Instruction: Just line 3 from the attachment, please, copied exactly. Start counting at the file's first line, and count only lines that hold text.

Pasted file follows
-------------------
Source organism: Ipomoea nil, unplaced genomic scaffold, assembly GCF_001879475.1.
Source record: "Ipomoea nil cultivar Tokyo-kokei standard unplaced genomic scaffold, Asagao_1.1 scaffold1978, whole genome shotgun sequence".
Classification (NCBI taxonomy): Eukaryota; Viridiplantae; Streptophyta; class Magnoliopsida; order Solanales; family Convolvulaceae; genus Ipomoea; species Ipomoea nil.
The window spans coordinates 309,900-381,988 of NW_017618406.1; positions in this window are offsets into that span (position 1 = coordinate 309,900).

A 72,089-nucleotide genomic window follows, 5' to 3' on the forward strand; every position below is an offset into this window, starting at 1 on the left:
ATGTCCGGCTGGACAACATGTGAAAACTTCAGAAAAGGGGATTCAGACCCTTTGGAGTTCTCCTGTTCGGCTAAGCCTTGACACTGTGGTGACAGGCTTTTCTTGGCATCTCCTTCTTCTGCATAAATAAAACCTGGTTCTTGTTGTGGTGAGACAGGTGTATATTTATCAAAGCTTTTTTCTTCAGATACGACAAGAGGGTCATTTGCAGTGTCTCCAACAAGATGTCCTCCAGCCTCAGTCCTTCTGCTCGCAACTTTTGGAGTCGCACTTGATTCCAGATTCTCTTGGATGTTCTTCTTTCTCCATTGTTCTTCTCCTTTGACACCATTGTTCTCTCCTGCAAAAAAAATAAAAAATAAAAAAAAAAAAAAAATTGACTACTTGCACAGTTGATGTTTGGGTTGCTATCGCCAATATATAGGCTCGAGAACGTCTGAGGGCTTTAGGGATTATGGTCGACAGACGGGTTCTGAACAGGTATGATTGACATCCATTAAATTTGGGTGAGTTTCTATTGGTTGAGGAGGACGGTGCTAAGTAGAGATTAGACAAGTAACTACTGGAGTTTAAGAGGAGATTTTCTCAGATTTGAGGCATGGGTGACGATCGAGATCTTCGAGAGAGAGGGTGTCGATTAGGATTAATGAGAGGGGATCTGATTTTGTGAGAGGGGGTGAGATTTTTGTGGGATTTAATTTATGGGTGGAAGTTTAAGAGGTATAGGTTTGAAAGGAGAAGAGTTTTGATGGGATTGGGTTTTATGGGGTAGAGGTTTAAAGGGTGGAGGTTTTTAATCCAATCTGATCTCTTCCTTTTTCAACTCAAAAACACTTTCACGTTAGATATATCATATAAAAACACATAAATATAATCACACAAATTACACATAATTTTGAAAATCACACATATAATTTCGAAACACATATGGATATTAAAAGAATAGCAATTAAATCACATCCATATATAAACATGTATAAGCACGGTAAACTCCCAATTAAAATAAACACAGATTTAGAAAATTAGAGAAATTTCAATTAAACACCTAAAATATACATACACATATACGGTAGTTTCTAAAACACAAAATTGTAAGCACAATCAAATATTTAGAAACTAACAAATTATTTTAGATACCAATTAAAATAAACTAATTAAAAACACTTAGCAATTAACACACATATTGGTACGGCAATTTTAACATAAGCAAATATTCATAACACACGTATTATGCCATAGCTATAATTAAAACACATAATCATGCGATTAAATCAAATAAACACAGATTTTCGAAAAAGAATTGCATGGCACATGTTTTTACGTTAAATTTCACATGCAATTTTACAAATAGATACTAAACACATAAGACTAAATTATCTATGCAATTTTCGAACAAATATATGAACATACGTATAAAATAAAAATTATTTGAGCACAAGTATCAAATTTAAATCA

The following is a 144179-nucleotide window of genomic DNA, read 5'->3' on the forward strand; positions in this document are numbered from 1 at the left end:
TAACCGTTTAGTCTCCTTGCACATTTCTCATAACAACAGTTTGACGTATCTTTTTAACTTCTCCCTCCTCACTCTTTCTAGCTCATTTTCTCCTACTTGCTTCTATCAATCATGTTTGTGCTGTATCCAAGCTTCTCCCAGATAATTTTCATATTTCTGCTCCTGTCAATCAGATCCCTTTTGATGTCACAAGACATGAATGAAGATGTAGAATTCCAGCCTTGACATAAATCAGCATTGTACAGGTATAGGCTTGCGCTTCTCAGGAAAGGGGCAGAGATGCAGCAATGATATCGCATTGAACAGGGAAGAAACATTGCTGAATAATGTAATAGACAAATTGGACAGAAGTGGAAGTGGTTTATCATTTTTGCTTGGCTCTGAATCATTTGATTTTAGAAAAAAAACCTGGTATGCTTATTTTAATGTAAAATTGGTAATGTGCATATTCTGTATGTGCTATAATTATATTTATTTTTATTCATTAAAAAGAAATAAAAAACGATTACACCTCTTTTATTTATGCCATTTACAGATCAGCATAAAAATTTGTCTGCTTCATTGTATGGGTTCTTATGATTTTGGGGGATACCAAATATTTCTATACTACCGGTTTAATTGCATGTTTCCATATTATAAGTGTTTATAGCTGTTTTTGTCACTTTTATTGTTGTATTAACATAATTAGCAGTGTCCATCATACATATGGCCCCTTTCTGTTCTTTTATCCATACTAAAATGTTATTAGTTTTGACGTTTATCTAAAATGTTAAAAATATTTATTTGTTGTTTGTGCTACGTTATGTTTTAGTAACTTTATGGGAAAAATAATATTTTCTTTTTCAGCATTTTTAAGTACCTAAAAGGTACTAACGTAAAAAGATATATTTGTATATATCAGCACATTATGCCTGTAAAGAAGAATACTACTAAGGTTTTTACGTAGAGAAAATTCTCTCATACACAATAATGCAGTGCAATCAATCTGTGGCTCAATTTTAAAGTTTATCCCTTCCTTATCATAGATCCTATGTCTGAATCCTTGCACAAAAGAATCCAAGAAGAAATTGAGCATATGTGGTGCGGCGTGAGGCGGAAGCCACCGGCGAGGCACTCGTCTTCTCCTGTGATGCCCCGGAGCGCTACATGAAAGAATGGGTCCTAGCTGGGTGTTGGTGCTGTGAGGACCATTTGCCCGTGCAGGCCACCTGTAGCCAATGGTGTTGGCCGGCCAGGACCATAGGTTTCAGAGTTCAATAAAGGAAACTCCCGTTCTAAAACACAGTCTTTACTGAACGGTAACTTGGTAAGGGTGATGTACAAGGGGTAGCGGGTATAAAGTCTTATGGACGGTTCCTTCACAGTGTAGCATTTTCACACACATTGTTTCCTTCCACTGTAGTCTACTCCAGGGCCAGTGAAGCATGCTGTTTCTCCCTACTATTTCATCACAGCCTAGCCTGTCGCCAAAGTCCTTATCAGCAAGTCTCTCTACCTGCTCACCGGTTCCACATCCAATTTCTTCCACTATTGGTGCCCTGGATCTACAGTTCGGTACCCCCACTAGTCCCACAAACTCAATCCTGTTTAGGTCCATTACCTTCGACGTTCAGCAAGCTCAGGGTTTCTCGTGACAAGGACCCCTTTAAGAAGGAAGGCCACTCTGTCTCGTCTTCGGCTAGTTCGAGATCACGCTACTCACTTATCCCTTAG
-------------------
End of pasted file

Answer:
Classification (NCBI taxonomy): Eukaryota; Viridiplantae; Streptophyta; class Magnoliopsida; order Solanales; family Convolvulaceae; genus Ipomoea; species Ipomoea nil.